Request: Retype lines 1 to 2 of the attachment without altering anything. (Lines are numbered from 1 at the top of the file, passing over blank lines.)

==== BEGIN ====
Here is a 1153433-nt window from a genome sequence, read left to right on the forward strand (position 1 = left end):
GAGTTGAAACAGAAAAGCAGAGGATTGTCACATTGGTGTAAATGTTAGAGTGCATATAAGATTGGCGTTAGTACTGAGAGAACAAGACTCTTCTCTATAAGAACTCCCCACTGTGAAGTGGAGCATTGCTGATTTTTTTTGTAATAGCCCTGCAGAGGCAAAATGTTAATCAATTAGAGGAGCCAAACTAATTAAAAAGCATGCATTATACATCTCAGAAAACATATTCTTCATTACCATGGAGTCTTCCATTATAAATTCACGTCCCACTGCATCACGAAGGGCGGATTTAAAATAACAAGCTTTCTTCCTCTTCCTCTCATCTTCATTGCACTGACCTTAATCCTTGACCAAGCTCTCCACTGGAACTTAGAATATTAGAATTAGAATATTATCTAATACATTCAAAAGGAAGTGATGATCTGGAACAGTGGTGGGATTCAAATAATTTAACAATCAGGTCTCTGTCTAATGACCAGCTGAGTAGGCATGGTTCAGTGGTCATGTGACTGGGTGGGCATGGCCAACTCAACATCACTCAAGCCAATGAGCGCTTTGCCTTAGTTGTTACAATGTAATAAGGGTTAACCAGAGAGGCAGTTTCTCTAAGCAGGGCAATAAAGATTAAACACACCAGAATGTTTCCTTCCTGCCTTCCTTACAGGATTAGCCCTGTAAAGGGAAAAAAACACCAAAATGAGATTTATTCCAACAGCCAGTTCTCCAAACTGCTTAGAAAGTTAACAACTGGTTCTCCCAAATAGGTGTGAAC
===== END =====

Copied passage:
Here is a 1153433-nt window from a genome sequence, read left to right on the forward strand (position 1 = left end):
GAGTTGAAACAGAAAAGCAGAGGATTGTCACATTGGTGTAAATGTTAGAGTGCATATAAGATTGGCGTTAGTACTGAGAGAACAAGACTCTTCTCTATAAGAACTCCCCACTGTGAAGTGGAGCATTGCTGATTTTTTTTGTAATAGCCCTGCAGAGGCAAAATGTTAATCAATTAGAGGAGCCAAACTAATTAAAAAGCATGCATTATACATCTCAGAAAACATATTCTTCATTACCATGGAGTCTTCCATTATAAATTCACGTCCCACTGCATCACGAAGGGCGGATTTAAAATAACAAGCTTTCTTCCTCTTCCTCTCATCTTCATTGCACTGACCTTAATCCTTGACCAAGCTCTCCACTGGAACTTAGAATATTAGAATTAGAATATTATCTAATACATTCAAAAGGAAGTGATGATCTGGAACAGTGGTGGGATTCAAATAATTTAACAATCAGGTCTCTGTCTAATGACCAGCTGAGTAGGCATGGTTCAGTGGTCATGTGACTGGGTGGGCATGGCCAACTCAACATCACTCAAGCCAATGAGCGCTTTGCCTTAGTTGTTACAATGTAATAAGGGTTAACCAGAGAGGCAGTTTCTCTAAGCAGGGCAATAAAGATTAAACACACCAGAATGTTTCCTTCCTGCCTTCCTTACAGGATTAGCCCTGTAAAGGGAAAAAAACACCAAAATGAGATTTATTCCAACAGCCAGTTCTCCAAACTGCTTAGAAAGTTAACAACTGGTTCTCCCAAATAGGTGTGAAC